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Buckeyes aim to continue Cornhusker lockout

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Senior guard Shannon Scott (3) defends Penn State freshman guard Shep Garner during a Feb. 11 game at the Schottenstein Center. OSU won, 75-55. Credit: Samantha Hollingshead / Lantern photographer

Senior guard Shannon Scott (3) defends Penn State freshman guard Shep Garner during a Feb. 11 game at the Schottenstein Center. OSU won, 75-55.
Credit: Samantha Hollingshead / Lantern photographer

Most top-tier basketball teams have the luxury of coming home to a state of the art locker room nowadays.

While the same can be said for the Ohio State men’s basketball team as they return home after suffering back-to-back road losses, the Nebraska Cornhuskers haven’t seen their lockers in days.

After a 74-46 drubbing from Iowa on Sunday, Nebraska coach Tim Miles banned his players from the friendly confines of the Cornhusker facilities.

While some might think that style of motivation is drastic, OSU coach Thad Matta said it doesn’t surprise him.

“You would be shocked at how many coaches do that. You hear coaches talk about doing that all the time. I think from that perspective, as a coach, you are doing everything you can,” Matta said Wednesday. “At times, you almost feel like you are begging guys in a certain point of a season to do their best.”

Nebraska is set to travel to Columbus to take on OSU at the Schottenstein Center on Thursday at 7 p.m.

The Buckeyes, who have lost back-to-back games for the first time this season, are set to play three of their last four regular season games at home before heading to Chicago for the Big Ten Tournament.

Senior forward Sam Thompson, a Chicago native, said while it is nice to be returning home, the recent losses are unacceptable.

“Obviously it feels different being on the road than it does being at home. But that in no way justifies the way that we came out to play some of these road games that we had,” Thompson said. “No matter where we are playing, no matter who we’re playing, our goal is to come out and play our best basketball.”

Matta agreed with Thompson and added that he, more than anyone, wants to see his players get back on the right track against Nebraska.

“Nobody in the world understands that the No. 1 person that wants his players to play their best is not their family, it’s not their (Amateur Athletic Union) coach, it’s the head coach and our lives are tied to it,” he said. “All I want to do tomorrow night is play our best basketball and compete and play with toughness and get the job done.”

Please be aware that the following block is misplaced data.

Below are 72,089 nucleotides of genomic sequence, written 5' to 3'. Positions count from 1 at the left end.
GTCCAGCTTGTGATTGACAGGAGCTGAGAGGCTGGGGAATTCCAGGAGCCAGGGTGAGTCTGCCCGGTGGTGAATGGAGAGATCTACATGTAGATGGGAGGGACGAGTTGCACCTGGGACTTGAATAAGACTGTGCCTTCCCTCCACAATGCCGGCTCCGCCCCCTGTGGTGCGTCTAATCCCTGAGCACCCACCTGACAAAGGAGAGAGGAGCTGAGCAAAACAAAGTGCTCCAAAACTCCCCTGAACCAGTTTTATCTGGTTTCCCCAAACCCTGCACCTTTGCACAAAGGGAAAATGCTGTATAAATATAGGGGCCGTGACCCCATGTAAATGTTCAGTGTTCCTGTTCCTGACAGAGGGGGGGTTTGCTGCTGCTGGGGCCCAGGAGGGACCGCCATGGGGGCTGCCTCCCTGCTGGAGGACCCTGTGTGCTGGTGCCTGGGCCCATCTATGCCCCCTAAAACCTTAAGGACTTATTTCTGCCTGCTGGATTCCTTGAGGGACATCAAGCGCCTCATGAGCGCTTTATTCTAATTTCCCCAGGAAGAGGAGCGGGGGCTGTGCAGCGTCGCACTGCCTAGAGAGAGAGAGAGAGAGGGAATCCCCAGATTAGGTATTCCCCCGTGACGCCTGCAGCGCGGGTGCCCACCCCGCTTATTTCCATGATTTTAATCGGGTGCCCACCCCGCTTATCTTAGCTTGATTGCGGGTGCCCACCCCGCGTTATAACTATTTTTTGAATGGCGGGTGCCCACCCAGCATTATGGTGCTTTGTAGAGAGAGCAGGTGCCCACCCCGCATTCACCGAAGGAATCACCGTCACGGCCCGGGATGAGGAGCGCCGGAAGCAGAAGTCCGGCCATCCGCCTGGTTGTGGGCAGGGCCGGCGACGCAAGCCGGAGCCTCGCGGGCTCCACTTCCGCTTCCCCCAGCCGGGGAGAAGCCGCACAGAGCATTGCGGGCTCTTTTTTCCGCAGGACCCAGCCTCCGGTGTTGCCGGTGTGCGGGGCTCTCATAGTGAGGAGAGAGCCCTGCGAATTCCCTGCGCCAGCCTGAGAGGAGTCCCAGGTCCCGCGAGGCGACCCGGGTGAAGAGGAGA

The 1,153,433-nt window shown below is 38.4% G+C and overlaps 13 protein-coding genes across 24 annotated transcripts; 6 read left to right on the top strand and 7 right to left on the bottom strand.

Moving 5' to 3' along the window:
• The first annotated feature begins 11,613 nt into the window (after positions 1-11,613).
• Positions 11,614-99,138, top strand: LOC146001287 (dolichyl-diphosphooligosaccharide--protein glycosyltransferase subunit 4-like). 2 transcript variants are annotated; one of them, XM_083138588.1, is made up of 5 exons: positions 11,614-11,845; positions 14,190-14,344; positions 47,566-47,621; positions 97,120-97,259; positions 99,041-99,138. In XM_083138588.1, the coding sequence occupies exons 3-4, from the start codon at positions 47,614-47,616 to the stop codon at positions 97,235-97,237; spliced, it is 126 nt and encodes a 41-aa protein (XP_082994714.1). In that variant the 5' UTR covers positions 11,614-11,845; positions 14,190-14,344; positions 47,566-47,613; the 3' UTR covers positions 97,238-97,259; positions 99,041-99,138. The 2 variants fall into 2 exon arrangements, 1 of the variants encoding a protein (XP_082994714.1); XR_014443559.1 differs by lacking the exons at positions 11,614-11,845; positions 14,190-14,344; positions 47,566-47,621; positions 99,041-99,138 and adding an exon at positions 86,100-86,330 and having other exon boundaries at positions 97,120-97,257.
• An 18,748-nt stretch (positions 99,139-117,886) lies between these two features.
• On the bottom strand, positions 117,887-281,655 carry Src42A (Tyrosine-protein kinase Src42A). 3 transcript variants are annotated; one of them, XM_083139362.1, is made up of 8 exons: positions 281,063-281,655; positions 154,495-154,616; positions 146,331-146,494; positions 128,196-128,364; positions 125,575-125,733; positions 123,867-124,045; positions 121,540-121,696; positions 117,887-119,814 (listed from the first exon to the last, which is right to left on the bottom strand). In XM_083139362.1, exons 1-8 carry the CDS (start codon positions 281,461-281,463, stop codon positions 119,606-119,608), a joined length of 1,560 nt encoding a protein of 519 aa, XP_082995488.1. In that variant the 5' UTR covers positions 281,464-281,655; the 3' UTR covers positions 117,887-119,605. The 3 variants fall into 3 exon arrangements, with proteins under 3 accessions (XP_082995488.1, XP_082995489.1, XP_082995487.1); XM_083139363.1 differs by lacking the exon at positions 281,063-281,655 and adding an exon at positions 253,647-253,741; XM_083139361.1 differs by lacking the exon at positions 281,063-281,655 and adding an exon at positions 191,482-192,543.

The Buckeyes and Cornhuskers are set to do battle for the first and only time this regular season after splitting the regular season matchups last year.

OSU beat Nebraska in the 2014 Big Ten Tournament, overcoming an 18-point deficit, and Matta said he expects a similar team to come to Columbus on Thursday night.

“I saw them play two games ago against Maryland at Maryland and you are watching them play and you are saying, ‘These guys are probably first or second in the Big Ten,’” Matta said. “They looked unbelievable. They are a rough, tough physical basketball team. Smashmouth on defense and we gotta execute our offense, we gotta move ‘em. Defensively, they’ve got a couple guys, and we’ve seen this first hand, that can go for 35 on you if you’re not ready to defend.”

Perhaps one of those players Matta was talking about was junior guard Terran Petteway, who scored a career-high 35 points against Minnesota as a sophomore.

This season, Petteway ranks third in the Big Ten in scoring with 18.2 points per game, to go along with five boards per game, which ranks him second on Nebraska’s roster.

Much like OSU freshman guard D’Angelo Russell, Petteway dominates the basketball on offense, as he leads his team in both points and assists.

Russell, despite leading the Buckeyes in scoring, turned the ball over five times in a loss to Michigan on Sunday. Matta said, however, he doesn’t think it is because Russell is trying to do too much.

“I think you got to give sometimes the defenses credit. If he and Shannon are out there, whoever gets it or gets the outlet (pass) can push the transition,” Matta said. “(But) if he can get it and make a play, I am good with that.”

While Russell and the Buckeyes have not been kicked out of their locker room, Matta joked the idea is not too farfetched.

“I’ll tell you what, a couple of years ago they were doing ours (renovating the locker rooms) and we were in some side locker room and we were playing our asses off. Maybe we need to go back over there,” he said.

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